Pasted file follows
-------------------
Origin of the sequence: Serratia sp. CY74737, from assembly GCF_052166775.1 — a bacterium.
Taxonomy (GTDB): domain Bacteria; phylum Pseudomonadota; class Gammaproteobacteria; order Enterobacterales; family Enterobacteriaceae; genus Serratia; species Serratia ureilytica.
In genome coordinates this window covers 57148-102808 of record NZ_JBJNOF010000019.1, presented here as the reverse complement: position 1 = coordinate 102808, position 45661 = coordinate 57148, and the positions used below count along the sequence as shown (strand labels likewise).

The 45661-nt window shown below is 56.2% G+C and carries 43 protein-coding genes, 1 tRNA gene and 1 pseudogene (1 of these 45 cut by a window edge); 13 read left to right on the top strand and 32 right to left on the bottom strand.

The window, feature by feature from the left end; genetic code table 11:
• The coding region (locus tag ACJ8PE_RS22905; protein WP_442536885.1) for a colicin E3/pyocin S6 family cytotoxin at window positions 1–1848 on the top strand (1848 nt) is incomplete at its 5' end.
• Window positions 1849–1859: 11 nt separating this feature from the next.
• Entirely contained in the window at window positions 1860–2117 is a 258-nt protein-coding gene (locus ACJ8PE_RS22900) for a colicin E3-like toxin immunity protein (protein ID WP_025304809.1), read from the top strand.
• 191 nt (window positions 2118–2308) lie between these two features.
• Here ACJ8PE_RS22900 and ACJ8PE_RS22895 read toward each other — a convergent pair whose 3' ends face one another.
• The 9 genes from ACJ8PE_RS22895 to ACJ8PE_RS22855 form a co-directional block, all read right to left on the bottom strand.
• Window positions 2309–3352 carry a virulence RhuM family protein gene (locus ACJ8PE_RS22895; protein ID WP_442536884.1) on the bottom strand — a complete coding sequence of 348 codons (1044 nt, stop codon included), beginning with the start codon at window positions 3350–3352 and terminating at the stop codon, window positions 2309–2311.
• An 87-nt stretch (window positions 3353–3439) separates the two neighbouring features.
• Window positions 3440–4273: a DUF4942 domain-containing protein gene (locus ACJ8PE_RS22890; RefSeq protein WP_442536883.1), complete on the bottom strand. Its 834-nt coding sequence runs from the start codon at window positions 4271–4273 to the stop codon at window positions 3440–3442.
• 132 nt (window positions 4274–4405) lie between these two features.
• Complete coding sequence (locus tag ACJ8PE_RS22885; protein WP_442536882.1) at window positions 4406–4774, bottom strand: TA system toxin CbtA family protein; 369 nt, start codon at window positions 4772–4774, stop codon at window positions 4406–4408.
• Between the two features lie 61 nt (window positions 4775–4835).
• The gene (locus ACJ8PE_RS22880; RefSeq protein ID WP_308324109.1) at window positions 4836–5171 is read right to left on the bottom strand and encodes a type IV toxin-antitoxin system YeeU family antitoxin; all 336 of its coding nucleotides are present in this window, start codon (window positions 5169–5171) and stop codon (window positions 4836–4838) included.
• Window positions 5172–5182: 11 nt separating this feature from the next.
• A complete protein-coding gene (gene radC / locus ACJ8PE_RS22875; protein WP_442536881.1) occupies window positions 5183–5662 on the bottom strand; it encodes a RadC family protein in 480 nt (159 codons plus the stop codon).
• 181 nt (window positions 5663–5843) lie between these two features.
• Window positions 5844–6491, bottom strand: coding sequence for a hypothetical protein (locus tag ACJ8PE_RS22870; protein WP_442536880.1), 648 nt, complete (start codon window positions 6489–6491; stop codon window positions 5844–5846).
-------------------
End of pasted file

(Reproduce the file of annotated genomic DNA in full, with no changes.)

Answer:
Origin of the sequence: Serratia sp. CY74737, from assembly GCF_052166775.1 — a bacterium.
Taxonomy (GTDB): domain Bacteria; phylum Pseudomonadota; class Gammaproteobacteria; order Enterobacterales; family Enterobacteriaceae; genus Serratia; species Serratia ureilytica.
In genome coordinates this window covers 57148-102808 of record NZ_JBJNOF010000019.1, presented here as the reverse complement: position 1 = coordinate 102808, position 45661 = coordinate 57148, and the positions used below count along the sequence as shown (strand labels likewise).

The 45661-nt window shown below is 56.2% G+C and carries 43 protein-coding genes, 1 tRNA gene and 1 pseudogene (1 of these 45 cut by a window edge); 13 read left to right on the top strand and 32 right to left on the bottom strand.

The window, feature by feature from the left end; genetic code table 11:
• The coding region (locus tag ACJ8PE_RS22905; protein WP_442536885.1) for a colicin E3/pyocin S6 family cytotoxin at window positions 1–1848 on the top strand (1848 nt) is incomplete at its 5' end.
• Window positions 1849–1859: 11 nt separating this feature from the next.
• Entirely contained in the window at window positions 1860–2117 is a 258-nt protein-coding gene (locus ACJ8PE_RS22900) for a colicin E3-like toxin immunity protein (protein ID WP_025304809.1), read from the top strand.
• 191 nt (window positions 2118–2308) lie between these two features.
• Here ACJ8PE_RS22900 and ACJ8PE_RS22895 read toward each other — a convergent pair whose 3' ends face one another.
• The 9 genes from ACJ8PE_RS22895 to ACJ8PE_RS22855 form a co-directional block, all read right to left on the bottom strand.
• Window positions 2309–3352 carry a virulence RhuM family protein gene (locus ACJ8PE_RS22895; protein ID WP_442536884.1) on the bottom strand — a complete coding sequence of 348 codons (1044 nt, stop codon included), beginning with the start codon at window positions 3350–3352 and terminating at the stop codon, window positions 2309–2311.
• An 87-nt stretch (window positions 3353–3439) separates the two neighbouring features.
• Window positions 3440–4273: a DUF4942 domain-containing protein gene (locus ACJ8PE_RS22890; RefSeq protein WP_442536883.1), complete on the bottom strand. Its 834-nt coding sequence runs from the start codon at window positions 4271–4273 to the stop codon at window positions 3440–3442.
• 132 nt (window positions 4274–4405) lie between these two features.
• Complete coding sequence (locus tag ACJ8PE_RS22885; protein WP_442536882.1) at window positions 4406–4774, bottom strand: TA system toxin CbtA family protein; 369 nt, start codon at window positions 4772–4774, stop codon at window positions 4406–4408.
• Between the two features lie 61 nt (window positions 4775–4835).
• The gene (locus ACJ8PE_RS22880; RefSeq protein ID WP_308324109.1) at window positions 4836–5171 is read right to left on the bottom strand and encodes a type IV toxin-antitoxin system YeeU family antitoxin; all 336 of its coding nucleotides are present in this window, start codon (window positions 5169–5171) and stop codon (window positions 4836–4838) included.
• Window positions 5172–5182: 11 nt separating this feature from the next.
• A complete protein-coding gene (gene radC / locus ACJ8PE_RS22875; protein WP_442536881.1) occupies window positions 5183–5662 on the bottom strand; it encodes a RadC family protein in 480 nt (159 codons plus the stop codon).
• 181 nt (window positions 5663–5843) lie between these two features.
• Window positions 5844–6491, bottom strand: coding sequence for a hypothetical protein (locus tag ACJ8PE_RS22870; protein WP_442536880.1), 648 nt, complete (start codon window positions 6489–6491; stop codon window positions 5844–5846).